The CX Circle: Insights from Sensemaking

CX Circle

For our next installment of the CX Circle Book Club, our team read Sensemaking: The Power of the Humanities in the Age of the Algorithm by Christian Madsbjerg. While the book was only published this year, the points that are made present a new way to look at issues that has been occupying debates around education, thinking, and our greater society in general for many years. Read on to see what the TCFCR team thought about the book and how it influences the way we think about customer experience research.

Our favorite key takeaways from Sensemaking:
• Humans help technology make better decisions – “Algorithms can do many things, but they will never actually give a damn” (2017, p. 211). Algorithms, automation, and technology is all well and good, but without humans and the human element to technology, business, finance, etc. you will ALWAYS be lacking the ability to think critically, consider emotions, and make a rationalized and informed decision.
• To understand people, you need to study them from their lens (not yours) – In order to make business decisions, you have to consider the end user or customer. “You must do what they do and see what they see. But even that is not enough. If you really want to understand something about a culture, the trick is to see its ghosts–its artistic heritage, its history, its customers” (2017, p.18). Companies often develop new products based on their own ideas and some research, but miss out on connecting with their end user and truly understanding their pain points and needs.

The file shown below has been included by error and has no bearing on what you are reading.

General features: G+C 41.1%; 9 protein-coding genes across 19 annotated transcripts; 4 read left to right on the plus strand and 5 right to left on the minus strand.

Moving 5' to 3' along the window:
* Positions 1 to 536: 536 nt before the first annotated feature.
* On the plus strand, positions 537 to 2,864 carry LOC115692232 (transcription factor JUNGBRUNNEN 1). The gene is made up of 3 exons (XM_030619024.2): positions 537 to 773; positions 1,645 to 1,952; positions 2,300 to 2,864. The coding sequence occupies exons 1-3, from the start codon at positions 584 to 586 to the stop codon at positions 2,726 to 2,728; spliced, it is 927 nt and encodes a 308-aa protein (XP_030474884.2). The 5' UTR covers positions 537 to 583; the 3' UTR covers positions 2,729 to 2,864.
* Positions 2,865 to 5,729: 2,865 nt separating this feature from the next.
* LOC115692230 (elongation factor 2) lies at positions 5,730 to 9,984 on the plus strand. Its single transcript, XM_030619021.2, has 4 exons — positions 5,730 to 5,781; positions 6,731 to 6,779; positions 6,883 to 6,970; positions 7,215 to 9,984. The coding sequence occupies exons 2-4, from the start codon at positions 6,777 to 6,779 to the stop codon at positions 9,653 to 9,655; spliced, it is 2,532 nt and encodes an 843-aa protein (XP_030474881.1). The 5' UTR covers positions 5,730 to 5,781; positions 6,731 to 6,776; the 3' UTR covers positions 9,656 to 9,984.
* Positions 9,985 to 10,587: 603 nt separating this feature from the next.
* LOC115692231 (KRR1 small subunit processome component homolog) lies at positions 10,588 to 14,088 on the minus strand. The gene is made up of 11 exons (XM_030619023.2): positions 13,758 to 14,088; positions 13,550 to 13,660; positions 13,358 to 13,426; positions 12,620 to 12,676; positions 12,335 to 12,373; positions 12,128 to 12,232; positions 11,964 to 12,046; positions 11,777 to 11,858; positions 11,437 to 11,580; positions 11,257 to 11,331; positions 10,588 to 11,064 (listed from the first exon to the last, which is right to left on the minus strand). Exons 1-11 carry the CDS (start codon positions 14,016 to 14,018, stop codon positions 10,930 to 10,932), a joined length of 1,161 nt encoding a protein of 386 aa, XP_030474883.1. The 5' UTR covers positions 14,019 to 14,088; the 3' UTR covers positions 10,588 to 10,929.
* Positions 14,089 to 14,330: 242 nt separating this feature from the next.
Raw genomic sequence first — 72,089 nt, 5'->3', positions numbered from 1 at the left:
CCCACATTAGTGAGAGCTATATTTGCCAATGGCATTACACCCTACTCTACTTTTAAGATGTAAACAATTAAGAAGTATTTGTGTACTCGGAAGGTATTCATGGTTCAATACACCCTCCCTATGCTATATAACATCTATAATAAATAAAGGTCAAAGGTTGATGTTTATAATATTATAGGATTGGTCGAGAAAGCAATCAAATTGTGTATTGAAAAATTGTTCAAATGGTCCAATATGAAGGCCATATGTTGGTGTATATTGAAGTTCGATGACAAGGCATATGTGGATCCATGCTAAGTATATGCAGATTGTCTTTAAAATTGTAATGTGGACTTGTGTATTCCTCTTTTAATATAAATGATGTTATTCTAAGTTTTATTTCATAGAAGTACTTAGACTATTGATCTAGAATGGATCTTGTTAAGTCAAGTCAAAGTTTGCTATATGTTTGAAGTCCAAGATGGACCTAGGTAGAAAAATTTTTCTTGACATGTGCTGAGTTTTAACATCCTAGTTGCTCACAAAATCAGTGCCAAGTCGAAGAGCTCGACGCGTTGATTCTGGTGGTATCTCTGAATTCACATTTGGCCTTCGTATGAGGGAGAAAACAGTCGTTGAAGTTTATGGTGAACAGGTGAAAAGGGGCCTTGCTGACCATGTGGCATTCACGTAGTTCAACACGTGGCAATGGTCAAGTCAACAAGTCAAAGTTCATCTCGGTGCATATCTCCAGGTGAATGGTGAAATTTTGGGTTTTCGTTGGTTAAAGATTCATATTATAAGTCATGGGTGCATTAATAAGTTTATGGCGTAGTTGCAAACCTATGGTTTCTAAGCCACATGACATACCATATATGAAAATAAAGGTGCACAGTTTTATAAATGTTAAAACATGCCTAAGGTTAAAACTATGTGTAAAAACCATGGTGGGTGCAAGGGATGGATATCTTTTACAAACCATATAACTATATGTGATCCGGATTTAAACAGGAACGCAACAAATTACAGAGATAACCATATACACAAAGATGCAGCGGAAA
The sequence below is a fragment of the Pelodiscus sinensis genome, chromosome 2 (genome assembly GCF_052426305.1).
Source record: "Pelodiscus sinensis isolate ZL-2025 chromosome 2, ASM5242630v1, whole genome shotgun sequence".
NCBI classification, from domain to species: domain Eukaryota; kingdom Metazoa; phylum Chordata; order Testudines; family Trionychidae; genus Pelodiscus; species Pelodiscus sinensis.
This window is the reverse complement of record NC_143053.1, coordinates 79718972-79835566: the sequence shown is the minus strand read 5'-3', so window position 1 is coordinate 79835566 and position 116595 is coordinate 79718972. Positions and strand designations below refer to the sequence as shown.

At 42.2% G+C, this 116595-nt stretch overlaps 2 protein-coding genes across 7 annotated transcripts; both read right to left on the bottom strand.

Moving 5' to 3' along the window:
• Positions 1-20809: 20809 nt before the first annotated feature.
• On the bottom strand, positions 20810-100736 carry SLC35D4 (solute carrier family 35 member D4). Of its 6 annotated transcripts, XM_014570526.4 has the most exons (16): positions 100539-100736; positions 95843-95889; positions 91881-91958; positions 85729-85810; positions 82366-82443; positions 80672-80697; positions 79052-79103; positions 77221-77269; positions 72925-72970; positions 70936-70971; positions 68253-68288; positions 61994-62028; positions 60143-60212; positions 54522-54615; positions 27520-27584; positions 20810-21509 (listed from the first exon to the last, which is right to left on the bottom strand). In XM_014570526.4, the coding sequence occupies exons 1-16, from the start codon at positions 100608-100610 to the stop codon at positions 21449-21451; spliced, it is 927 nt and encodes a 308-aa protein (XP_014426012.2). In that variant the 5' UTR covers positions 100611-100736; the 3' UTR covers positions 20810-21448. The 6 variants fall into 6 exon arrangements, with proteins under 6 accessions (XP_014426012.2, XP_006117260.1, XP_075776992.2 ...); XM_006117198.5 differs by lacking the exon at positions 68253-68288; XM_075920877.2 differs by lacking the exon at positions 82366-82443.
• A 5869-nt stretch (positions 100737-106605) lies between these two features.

• Big data is great, but it’s not the entire picture – Big data is a buzzword that everyone likes to talk about. We use it to make “better” and faster business decisions, but it misses one key element: the why. “Big data concerns itself with correlation, not causation” (2017, p. 29). Unless we look at the reasons behind the numbers, the data itself can be worthless. Knowing that 20% of your customers are dissatisfied with your service isn’t helpful unless you know why and how you can improve.
Context is everything – In order to understand each other, you need to understand the context of where people are coming from. This supports all of the points above (and throughout the book). “We are not individuals; what we say often has very little bearing on our actual behavior. We are, all of us, situated in a context” (2017, p. 49). The more we understand the context of people’s words and actions, the more we can serve them in the way they need. All of the big data and AI in the world cannot replace the humans that explore the context.